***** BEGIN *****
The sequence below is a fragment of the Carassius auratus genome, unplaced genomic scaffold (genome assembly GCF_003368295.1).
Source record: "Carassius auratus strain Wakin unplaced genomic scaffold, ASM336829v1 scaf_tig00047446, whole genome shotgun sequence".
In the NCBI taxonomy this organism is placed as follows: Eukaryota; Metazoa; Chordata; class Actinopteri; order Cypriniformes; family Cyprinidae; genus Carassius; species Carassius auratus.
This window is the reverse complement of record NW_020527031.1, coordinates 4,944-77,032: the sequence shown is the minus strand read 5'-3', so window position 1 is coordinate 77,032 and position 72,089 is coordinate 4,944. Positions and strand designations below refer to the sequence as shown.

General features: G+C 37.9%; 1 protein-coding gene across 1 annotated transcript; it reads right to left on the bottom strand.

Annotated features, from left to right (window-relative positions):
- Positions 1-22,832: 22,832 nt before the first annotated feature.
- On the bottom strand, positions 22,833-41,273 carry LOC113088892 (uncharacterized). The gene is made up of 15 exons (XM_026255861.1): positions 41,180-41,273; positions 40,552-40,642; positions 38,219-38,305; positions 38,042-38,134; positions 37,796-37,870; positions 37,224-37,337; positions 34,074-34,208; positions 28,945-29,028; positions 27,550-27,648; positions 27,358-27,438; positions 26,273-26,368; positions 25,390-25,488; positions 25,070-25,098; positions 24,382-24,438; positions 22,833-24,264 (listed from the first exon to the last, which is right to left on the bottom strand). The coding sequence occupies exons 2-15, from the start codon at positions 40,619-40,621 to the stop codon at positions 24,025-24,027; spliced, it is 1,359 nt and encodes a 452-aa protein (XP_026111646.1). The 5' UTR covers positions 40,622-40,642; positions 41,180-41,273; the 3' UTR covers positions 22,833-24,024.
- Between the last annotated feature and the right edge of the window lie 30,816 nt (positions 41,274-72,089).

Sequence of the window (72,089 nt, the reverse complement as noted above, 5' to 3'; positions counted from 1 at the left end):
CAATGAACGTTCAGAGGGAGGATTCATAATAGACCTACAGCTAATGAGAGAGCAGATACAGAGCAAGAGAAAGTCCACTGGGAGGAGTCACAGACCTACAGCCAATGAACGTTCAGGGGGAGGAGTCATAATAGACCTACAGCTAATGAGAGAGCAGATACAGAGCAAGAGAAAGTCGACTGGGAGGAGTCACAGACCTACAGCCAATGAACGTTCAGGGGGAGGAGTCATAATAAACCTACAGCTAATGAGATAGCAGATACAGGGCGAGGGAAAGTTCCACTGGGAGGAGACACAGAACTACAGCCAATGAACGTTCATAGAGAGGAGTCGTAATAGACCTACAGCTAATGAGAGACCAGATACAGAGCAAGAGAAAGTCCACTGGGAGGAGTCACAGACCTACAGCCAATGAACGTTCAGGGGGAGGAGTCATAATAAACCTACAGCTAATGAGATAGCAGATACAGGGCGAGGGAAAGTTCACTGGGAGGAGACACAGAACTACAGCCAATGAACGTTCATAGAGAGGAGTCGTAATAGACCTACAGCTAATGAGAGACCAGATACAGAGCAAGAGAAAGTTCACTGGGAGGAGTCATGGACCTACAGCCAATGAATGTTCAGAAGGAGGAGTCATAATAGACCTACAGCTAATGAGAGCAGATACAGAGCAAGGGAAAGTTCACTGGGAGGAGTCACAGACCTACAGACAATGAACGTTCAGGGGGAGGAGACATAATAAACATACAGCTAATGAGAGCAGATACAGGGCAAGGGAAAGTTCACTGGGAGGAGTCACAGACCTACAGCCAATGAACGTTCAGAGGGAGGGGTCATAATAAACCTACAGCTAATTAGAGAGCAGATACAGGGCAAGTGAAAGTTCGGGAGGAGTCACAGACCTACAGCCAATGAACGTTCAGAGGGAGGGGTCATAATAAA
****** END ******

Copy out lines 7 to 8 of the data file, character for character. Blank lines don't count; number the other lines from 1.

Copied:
- Positions 1-22,832: 22,832 nt before the first annotated feature.
- On the bottom strand, positions 22,833-41,273 carry LOC113088892 (uncharacterized). The gene is made up of 15 exons (XM_026255861.1): positions 41,180-41,273; positions 40,552-40,642; positions 38,219-38,305; positions 38,042-38,134; positions 37,796-37,870; positions 37,224-37,337; positions 34,074-34,208; positions 28,945-29,028; positions 27,550-27,648; positions 27,358-27,438; positions 26,273-26,368; positions 25,390-25,488; positions 25,070-25,098; positions 24,382-24,438; positions 22,833-24,264 (listed from the first exon to the last, which is right to left on the bottom strand). The coding sequence occupies exons 2-15, from the start codon at positions 40,619-40,621 to the stop codon at positions 24,025-24,027; spliced, it is 1,359 nt and encodes a 452-aa protein (XP_026111646.1). The 5' UTR covers positions 40,622-40,642; positions 41,180-41,273; the 3' UTR covers positions 22,833-24,024.